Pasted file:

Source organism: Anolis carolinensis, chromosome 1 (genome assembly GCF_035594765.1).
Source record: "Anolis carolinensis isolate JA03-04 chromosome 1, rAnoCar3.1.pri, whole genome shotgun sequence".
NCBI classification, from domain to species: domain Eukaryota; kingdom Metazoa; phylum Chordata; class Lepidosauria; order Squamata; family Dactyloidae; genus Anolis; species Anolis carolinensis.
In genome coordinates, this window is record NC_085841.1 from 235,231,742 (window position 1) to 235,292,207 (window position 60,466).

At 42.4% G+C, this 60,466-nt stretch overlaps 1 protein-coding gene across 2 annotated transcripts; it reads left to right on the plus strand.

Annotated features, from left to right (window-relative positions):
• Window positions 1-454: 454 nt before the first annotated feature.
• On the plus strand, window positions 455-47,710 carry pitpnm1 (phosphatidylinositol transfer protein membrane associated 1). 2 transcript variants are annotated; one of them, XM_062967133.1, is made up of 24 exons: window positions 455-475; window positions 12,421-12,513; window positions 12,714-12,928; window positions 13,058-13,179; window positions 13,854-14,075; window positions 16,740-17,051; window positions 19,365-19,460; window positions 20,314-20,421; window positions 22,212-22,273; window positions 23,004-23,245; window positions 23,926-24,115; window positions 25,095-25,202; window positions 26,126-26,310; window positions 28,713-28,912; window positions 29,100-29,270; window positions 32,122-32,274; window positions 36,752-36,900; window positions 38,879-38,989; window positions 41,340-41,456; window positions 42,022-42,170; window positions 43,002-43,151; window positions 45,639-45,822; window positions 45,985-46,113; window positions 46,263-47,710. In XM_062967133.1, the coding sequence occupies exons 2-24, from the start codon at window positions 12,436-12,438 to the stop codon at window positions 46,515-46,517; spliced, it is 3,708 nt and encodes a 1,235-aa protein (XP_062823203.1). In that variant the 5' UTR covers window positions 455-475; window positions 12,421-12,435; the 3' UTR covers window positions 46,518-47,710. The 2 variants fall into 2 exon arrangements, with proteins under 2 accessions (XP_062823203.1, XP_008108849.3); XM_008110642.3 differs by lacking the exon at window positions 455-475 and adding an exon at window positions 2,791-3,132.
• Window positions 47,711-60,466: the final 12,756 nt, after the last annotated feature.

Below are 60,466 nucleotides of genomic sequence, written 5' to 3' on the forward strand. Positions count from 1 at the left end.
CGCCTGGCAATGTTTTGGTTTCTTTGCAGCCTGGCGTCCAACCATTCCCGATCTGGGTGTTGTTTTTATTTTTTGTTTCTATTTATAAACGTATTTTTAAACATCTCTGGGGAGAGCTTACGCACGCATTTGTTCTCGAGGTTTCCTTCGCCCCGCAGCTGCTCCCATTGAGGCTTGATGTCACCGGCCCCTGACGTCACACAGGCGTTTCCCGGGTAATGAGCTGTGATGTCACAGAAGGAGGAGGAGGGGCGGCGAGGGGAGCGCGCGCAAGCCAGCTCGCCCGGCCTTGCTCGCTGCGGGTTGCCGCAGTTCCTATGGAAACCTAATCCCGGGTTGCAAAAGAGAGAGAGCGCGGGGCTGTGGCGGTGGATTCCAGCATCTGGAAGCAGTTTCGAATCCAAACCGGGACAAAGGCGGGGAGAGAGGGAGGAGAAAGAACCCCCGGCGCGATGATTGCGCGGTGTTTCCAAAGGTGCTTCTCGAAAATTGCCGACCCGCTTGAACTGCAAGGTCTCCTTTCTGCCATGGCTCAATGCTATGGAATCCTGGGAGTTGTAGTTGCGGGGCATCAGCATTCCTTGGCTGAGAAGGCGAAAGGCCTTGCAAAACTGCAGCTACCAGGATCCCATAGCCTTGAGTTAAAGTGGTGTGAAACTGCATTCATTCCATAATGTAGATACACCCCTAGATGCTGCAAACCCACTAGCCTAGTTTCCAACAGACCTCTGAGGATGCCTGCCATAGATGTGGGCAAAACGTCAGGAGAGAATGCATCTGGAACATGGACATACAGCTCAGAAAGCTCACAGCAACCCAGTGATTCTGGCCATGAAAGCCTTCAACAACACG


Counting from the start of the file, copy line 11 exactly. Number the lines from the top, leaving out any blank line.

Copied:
CGCCTGGCAATGTTTTGGTTTCTTTGCAGCCTGGCGTCCAACCATTCCCGATCTGGGTGTTGTTTTTATTTTTTGTTTCTATTTATAAACGTATTTTTAAACATCTCTGGGGAGAGCTTACGCACGCATTTGTTCTCGAGGTTTCCTTCGCCCCGCAGCTGCTCCCATTGAGGCTTGATGTCACCGGCCCCTGACGTCACACAGGCGTTTCCCGGGTAATGAGCTGTGATGTCACAGAAGGAGGAGGAGGGGCGGCGAGGGGAGCGCGCGCAAGCCAGCTCGCCCGGCCTTGCTCGCTGCGGGTTGCCGCAGTTCCTATGGAAACCTAATCCCGGGTTGCAAAAGAGAGAGAGCGCGGGGCTGTGGCGGTGGATTCCAGCATCTGGAAGCAGTTTCGAATCCAAACCGGGACAAAGGCGGGGAGAGAGGGAGGAGAAAGAACCCCCGGCGCGATGATTGCGCGGTGTTTCCAAAGGTGCTTCTCGAAAATTGCCGACCCGCTTGAACTGCAAGGTCTCCTTTCTGCCATGGCTCAATGCTATGGAATCCTGGGAGTTGTAGTTGCGGGGCATCAGCATTCCTTGGCTGAGAAGGCGAAAGGCCTTGCAAAACTGCAGCTACCAGGATCCCATAGCCTTGAGTTAAAGTGGTGTGAAACTGCATTCATTCCATAATGTAGATACACCCCTAGATGCTGCAAACCCACTAGCCTAGTTTCCAACAGACCTCTGAGGATGCCTGCCATAGATGTGGGCAAAACGTCAGGAGAGAATGCATCTGGAACATGGACATACAGCTCAGAAAGCTCACAGCAACCCAGTGATTCTGGCCATGAAAGCCTTCAACAACACG